10. The Etiquette for Salat al-Jumuah Jamaal al-Din Zarabozo Excerpted from Salat al-Jumuah from AlJumuah magazine (vol. 8, #4) - Adapted from the Fiqh of the Friday Prayer © IANA . "O believers, when the call is proclaimed for the prayer on Friday, come to the remembrance of Allah and leave off business, that is better for you if you but did know." [Al-Jumuah, 62:9] Purifying and cleaning oneself The person intending to perform Salat al-Jumuah is highly encouraged to have ghusl (full bath or shower). The majority of the scholars are of the opinion that the ghusl for Salat a-Jumuah is recommended (sunnah) but not obligatory. The ghusl is performed starting from the time of Fajr Prayer. Also, if a person performs ghusl and then later invalidates his ablution, he need not repeat the ghusl. Making ablution (wudhu) suffices. Furthermore, one ghusl may be used for removing sexual defilement (janabah) and for Salat al-Jumuah. Going early to the masjid There is a great reward in going early to Salat al-Jumuah, beginning after sunrise. By leaving for Salat al-Jumuah, one gets the reward of waiting for the Prayer, making dhikr (remembering Allah) and voluntary prayers during that time. Abu Umamah narrated that the Messenger of Allah (sallallahu `alaihi wa sallam) said, "The angels sit at the doors to the Masjids and with them are scrolls in which they record the people [who come]. When the Imam appears, the scrolls are rolled up." Abu Umamah was asked, "Does the one who comes after the Imam still have a Friday Prayer?" he said, "Certainly, but he is not one of those who is recorded [as coming early]." [Ahmad and al-Tabarani] Dressing well for Salat al-Jumuah This is a special time that requires Muslims to appear in the best manner possible. One should therefore put on his best attire for Salat al-Jumuah. The Prophet (sallallahu `alaihi wa sallam) said, "If one has the means, he should buy two pieces of clothing, other than his work clothes or [everyday clothing], to wear on Friday." [Abu Dawud] Performing tahiyyat al-Masjid If a person comes late to the Friday Prayer while the Imam is delivering the khutbah, should he pray the two rak`ahs of tahiyyat al-Masjid (prayer of greeting the mosque) and the sit or should he simply skip them? The strongest opinion is to perform the tahiyyat al-Masjid based on the Hadith of the Prophet (sallallahu `alaihi wa sallam): "If one of you comes to the Masjid, he should pray two rak`ahs before he sits" [Al-Bukhari and Muslim]. However, tahiyyat al-Masjid is not required of the person giving the khutbah. Also, this requirement is limited only to prayers offered in a Masjid. Other Etiquette of Salat al-Jumuah: -Walking to the Masjid whenever feasible as there is a reward for every step taken to the Masjid. -Avoiding stepping over people to get to a particular spot in the Masjid. -Avoiding dividing two people who are sitting together. -Not making someone stand and taking his place. -Not clasping one’s hands and intertwining one’s fingers while waiting for the prayer. -Sitting in the front rows and close to the Imam whenever possible. -Remaining quiet while the Imam is delivering the khutbah. This actually includes listening to the Imam and not playing with anything while the Imam is speaking. -Going to the Masjid in a state of calmness and not being hurried. -Reciting surah al-Kahf (surah 18) as an authentic Hadith states: "For whoever recites surah al-Kahf on Friday, it will be a light for him from that Friday to the next." [Al-Bayahaqi and Al-Hakim] The surah could be read any time of the day. Indeed, Salat al-Jumuah is one of the most important acts of worship in Islam. The Prophet (sallallahu `alaihi wa sallam) has described the wonderful blessings and benefits that Allah has vouchsafed upon Muslims through this magnificent act. Knowing how important this prayer is in Allah’s sight, Muslims must do their best to perform it in the best way possible. They should strive and sacrifice for the sake of this Prayer.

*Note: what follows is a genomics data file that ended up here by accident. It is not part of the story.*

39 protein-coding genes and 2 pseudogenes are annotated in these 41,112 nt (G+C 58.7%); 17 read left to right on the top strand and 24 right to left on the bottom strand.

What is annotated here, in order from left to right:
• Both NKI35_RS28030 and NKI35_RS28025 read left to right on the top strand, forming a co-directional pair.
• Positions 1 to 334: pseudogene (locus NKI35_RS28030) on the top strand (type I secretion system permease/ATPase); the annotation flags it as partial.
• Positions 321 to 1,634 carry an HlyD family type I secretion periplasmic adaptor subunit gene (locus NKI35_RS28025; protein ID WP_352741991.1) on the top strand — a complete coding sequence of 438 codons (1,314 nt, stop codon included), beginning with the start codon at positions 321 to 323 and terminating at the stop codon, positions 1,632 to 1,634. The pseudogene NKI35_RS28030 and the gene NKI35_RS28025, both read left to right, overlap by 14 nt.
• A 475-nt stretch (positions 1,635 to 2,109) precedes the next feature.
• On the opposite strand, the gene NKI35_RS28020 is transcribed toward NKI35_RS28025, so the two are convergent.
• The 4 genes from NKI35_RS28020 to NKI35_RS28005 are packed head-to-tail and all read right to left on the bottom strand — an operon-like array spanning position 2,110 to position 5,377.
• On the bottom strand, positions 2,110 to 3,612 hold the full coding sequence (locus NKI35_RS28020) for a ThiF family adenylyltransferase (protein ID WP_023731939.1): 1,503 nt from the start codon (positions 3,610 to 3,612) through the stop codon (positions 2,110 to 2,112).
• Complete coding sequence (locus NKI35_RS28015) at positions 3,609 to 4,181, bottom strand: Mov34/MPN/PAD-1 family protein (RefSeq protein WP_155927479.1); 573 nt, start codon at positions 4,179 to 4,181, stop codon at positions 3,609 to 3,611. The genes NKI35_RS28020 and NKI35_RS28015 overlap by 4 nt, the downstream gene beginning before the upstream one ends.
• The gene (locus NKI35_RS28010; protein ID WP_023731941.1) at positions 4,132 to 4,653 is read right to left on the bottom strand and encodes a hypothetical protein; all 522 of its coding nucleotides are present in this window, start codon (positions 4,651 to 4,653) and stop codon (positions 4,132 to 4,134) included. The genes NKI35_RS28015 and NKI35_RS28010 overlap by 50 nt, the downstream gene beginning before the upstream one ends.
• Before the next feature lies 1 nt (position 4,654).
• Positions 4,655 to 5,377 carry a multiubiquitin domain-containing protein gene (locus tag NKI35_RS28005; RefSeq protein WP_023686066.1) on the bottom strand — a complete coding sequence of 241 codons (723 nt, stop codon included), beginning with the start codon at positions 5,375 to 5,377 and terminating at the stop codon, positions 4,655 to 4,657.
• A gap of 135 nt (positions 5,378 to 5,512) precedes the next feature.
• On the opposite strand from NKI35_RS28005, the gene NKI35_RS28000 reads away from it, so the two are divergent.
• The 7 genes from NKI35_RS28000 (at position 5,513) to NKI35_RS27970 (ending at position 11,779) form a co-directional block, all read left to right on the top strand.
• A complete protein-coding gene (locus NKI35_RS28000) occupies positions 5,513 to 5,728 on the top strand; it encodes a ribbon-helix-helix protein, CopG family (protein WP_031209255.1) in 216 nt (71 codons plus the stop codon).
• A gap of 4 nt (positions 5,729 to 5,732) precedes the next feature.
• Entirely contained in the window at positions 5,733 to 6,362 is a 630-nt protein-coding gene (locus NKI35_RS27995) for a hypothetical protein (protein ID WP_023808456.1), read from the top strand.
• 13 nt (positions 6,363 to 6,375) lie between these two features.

11. The Excellence of Friday Imam Ibn ul Qayyim al Jawziyyah Abu Huraira reported the Holy Prophet, peace and blessings of Allah be upon him, as saying: ‘The best day on which the sun has risen is Friday; on it Adam was created, on it he was made to enter Paradise, on it he was expelled from it. And the Last Hour will take place on no day other than Friday.’ The Holy Prophet also said on the occasion of Friday: ‘We who are the last shall be the first on the Day of resurrection, except that every Ummah (nation) was given the Book before us and we where given it after them. It was this day (Friday) which Allah prescribed for us and guided us to it and the people came after us with regard to it, the Jews observing the next day and the Christians they day following that.’ With regard to Friday, the Holy Prophet was also reported as saying: ‘There is no time on Friday at which no Muslim would stand, pray and beg Allah for what is good but He would give it to him’ and he pointed with his hand that (this time) is short and narrow. There is a good deal of difference of opinion among the scholars as to what exactly is that fortunate hour on Friday when the supplication would be granted. The best course is that this hour should be treated as hidden, and the whole day should be spent in supplication and glorification of Allah. It was the Holy Prophet’s practice to attach special significance and honour to Friday. Examples of this behaviour are numerous, however, the following could be cited: On that day, he recommenced reciting Soorah as-Sajdah (in fajr) [and al-Insaan] because it is inclusive of all affairs relevant to Friday; taking a bath, using perfume and miswak, going to Friday’s congregational prayer early, listening to the sermon, wearing one’s best clothes and remembering Allah all the time. When the Holy Prophet stood on the pulpit delivering Friday speech (sermon), his eyes would redden and his voice rise sharply with extreme anger. He, however, used to shorten the speech but prolong the prayer following it.